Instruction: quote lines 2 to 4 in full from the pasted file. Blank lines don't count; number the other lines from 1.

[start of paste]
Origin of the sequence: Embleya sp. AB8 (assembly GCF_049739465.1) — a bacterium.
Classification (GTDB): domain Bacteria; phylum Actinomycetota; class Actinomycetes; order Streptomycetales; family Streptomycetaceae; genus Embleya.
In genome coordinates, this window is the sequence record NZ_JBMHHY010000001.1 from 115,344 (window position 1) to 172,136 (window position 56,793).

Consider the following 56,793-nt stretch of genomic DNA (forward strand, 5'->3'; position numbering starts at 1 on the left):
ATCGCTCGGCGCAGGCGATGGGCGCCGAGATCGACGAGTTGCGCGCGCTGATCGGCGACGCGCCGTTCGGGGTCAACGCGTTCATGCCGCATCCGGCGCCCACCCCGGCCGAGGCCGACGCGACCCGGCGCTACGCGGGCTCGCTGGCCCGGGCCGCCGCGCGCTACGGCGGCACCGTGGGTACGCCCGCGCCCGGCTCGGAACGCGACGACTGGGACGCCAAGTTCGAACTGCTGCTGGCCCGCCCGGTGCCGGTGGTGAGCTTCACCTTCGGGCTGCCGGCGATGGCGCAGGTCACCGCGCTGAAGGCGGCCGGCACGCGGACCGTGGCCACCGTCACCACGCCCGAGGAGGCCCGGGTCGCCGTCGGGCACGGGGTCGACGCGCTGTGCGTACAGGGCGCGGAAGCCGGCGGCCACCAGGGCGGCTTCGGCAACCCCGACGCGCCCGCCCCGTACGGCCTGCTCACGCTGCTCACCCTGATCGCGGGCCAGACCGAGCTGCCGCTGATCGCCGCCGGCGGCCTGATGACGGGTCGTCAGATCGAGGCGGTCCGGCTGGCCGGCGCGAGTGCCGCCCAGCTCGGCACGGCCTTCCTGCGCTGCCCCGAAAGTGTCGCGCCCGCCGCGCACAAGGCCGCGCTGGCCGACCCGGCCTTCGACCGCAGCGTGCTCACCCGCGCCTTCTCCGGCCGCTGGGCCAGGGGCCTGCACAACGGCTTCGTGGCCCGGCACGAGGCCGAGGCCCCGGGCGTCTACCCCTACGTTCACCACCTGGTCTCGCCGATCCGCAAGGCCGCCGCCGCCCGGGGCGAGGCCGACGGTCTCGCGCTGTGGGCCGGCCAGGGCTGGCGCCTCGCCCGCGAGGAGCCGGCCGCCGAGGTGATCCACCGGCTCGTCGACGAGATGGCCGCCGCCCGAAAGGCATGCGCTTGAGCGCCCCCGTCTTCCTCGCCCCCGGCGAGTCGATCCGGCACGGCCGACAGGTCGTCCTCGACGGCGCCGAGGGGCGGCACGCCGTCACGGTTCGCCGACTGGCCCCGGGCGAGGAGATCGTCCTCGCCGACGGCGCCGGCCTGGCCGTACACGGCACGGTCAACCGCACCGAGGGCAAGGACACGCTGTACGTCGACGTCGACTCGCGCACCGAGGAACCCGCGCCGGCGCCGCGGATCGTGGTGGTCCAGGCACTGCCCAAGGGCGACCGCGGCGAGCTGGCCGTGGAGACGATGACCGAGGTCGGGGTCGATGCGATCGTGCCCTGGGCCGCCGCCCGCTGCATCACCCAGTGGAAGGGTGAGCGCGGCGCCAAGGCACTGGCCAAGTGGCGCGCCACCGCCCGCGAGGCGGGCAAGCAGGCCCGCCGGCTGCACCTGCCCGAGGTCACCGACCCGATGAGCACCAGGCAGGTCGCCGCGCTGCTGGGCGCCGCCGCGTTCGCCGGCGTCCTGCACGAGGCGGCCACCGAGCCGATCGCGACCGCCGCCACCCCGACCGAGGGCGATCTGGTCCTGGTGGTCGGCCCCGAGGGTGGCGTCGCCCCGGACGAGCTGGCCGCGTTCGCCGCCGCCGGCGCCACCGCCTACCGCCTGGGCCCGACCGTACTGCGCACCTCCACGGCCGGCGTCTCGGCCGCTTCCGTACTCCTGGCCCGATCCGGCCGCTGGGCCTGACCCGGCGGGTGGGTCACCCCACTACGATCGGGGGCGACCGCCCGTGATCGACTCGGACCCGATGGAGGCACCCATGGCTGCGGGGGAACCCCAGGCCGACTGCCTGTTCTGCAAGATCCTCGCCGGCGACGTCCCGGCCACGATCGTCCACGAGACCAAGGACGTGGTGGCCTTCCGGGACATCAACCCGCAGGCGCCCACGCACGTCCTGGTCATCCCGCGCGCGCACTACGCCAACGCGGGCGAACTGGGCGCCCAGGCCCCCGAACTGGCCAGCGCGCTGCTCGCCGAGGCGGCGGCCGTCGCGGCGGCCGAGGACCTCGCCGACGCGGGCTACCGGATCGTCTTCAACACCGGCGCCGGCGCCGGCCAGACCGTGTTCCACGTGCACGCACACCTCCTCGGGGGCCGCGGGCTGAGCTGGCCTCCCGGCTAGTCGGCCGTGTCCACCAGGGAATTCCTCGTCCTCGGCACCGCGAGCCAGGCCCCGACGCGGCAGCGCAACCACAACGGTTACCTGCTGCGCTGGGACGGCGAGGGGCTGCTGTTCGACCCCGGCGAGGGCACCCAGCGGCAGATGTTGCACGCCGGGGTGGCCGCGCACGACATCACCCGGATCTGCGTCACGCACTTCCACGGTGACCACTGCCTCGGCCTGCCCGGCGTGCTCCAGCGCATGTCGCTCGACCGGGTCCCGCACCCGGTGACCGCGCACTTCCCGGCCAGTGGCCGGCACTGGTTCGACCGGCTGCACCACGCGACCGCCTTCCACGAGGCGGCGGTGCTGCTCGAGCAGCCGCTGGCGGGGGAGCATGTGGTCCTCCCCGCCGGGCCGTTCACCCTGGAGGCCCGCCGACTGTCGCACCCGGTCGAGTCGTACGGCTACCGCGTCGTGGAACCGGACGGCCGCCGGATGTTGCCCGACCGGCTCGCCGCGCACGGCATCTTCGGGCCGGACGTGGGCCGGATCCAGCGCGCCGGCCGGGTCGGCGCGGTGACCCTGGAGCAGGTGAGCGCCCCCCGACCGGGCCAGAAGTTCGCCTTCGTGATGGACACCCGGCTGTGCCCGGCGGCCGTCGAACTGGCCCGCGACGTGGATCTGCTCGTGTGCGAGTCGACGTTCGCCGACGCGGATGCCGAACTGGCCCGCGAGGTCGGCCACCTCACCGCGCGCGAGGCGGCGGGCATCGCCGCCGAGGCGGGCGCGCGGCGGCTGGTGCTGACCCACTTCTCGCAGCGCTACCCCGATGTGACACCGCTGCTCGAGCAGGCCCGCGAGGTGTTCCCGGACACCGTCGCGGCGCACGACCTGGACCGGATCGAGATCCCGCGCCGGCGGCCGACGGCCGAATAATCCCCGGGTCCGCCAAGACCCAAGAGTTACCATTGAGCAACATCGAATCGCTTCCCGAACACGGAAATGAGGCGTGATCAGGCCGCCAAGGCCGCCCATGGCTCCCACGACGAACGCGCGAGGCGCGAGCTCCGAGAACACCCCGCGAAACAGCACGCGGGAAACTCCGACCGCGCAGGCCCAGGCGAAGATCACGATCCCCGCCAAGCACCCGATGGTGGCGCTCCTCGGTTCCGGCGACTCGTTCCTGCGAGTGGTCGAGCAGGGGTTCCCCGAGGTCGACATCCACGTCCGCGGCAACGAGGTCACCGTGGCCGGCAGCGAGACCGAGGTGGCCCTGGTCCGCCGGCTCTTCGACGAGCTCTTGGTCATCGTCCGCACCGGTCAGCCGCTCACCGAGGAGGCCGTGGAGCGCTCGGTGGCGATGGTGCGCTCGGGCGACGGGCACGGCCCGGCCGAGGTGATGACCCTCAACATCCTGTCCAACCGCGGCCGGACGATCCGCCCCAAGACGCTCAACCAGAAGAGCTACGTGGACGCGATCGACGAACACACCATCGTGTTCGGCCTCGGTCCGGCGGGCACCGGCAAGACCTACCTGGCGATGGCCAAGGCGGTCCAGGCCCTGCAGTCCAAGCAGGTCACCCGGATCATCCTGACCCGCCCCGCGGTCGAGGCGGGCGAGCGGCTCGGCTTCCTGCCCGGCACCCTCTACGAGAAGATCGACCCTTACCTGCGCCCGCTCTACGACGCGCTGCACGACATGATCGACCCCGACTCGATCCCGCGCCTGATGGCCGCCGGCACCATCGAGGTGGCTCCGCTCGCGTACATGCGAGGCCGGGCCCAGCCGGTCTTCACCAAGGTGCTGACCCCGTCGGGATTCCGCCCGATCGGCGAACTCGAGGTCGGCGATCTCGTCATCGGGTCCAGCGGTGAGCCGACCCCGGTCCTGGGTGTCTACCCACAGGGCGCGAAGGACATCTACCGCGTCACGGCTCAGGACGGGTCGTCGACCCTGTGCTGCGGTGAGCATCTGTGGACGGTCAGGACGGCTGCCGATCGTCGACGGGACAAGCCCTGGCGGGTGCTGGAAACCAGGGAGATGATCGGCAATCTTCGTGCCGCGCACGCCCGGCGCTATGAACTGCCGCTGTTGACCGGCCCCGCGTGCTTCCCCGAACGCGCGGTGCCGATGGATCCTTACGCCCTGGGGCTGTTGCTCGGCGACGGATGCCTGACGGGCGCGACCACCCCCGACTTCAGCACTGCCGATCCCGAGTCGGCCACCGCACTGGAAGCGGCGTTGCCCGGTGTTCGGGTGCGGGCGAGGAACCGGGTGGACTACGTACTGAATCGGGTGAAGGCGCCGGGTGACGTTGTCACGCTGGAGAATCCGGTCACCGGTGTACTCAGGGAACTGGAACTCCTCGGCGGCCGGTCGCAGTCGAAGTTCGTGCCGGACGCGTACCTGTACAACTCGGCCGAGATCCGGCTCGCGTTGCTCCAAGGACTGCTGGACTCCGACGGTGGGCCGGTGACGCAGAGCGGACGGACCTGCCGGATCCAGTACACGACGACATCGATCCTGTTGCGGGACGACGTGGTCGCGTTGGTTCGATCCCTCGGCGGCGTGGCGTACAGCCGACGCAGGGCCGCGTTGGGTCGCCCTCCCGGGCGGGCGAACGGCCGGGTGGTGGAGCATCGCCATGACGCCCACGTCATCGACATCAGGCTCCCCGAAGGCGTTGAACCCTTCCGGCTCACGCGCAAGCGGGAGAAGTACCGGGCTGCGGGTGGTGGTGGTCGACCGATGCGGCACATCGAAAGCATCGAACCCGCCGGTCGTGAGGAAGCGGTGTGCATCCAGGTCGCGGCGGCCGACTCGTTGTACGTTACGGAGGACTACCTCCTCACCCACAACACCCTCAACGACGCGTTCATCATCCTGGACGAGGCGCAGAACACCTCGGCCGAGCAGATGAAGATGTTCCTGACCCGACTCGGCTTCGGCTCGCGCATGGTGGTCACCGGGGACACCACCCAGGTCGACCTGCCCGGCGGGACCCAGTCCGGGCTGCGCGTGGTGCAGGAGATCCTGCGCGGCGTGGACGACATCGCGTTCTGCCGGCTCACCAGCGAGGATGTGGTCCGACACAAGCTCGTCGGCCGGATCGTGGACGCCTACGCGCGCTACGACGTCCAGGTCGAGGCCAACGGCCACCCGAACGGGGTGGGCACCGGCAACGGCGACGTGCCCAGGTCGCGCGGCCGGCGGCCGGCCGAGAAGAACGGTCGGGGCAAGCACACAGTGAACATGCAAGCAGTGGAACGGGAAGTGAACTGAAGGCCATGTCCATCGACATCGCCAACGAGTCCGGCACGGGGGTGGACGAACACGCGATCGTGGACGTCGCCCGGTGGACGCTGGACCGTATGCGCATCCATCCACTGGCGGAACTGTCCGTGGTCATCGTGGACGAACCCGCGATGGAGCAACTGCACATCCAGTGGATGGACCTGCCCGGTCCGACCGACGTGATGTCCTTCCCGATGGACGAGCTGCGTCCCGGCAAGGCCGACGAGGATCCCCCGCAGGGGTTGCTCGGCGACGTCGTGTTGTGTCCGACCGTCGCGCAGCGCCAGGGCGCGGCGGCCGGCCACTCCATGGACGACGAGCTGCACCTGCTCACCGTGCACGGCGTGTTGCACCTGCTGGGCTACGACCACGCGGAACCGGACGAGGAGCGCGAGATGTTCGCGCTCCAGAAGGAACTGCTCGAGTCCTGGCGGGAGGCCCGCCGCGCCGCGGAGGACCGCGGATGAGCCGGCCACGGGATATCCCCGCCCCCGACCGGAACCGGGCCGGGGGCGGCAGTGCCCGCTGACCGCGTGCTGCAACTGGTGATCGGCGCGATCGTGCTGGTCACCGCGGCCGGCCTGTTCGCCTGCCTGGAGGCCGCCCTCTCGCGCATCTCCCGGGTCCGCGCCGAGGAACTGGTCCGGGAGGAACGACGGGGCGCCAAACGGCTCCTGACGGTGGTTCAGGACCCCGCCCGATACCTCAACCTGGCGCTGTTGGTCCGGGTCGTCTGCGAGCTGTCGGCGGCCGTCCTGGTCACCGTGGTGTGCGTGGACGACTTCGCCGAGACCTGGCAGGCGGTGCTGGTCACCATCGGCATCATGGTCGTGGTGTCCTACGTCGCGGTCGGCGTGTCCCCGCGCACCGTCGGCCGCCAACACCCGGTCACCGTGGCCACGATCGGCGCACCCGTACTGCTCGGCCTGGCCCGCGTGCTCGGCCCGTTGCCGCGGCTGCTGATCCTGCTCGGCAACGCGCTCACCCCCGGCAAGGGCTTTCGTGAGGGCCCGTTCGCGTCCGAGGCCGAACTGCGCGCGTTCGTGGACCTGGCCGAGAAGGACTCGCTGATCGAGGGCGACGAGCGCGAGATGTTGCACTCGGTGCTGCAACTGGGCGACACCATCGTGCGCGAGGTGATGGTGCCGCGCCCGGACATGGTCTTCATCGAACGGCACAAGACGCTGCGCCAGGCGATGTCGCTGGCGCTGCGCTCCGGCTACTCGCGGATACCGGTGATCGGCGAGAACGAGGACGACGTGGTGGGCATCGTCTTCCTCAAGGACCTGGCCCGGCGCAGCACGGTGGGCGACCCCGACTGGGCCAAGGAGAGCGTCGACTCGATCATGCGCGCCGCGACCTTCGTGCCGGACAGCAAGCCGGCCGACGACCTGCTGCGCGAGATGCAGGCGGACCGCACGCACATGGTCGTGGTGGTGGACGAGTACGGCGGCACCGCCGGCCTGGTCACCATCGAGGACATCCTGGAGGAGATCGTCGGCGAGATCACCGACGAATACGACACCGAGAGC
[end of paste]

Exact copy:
Classification (GTDB): domain Bacteria; phylum Actinomycetota; class Actinomycetes; order Streptomycetales; family Streptomycetaceae; genus Embleya.
In genome coordinates, this window is the sequence record NZ_JBMHHY010000001.1 from 115,344 (window position 1) to 172,136 (window position 56,793).

Consider the following 56,793-nt stretch of genomic DNA (forward strand, 5'->3'; position numbering starts at 1 on the left):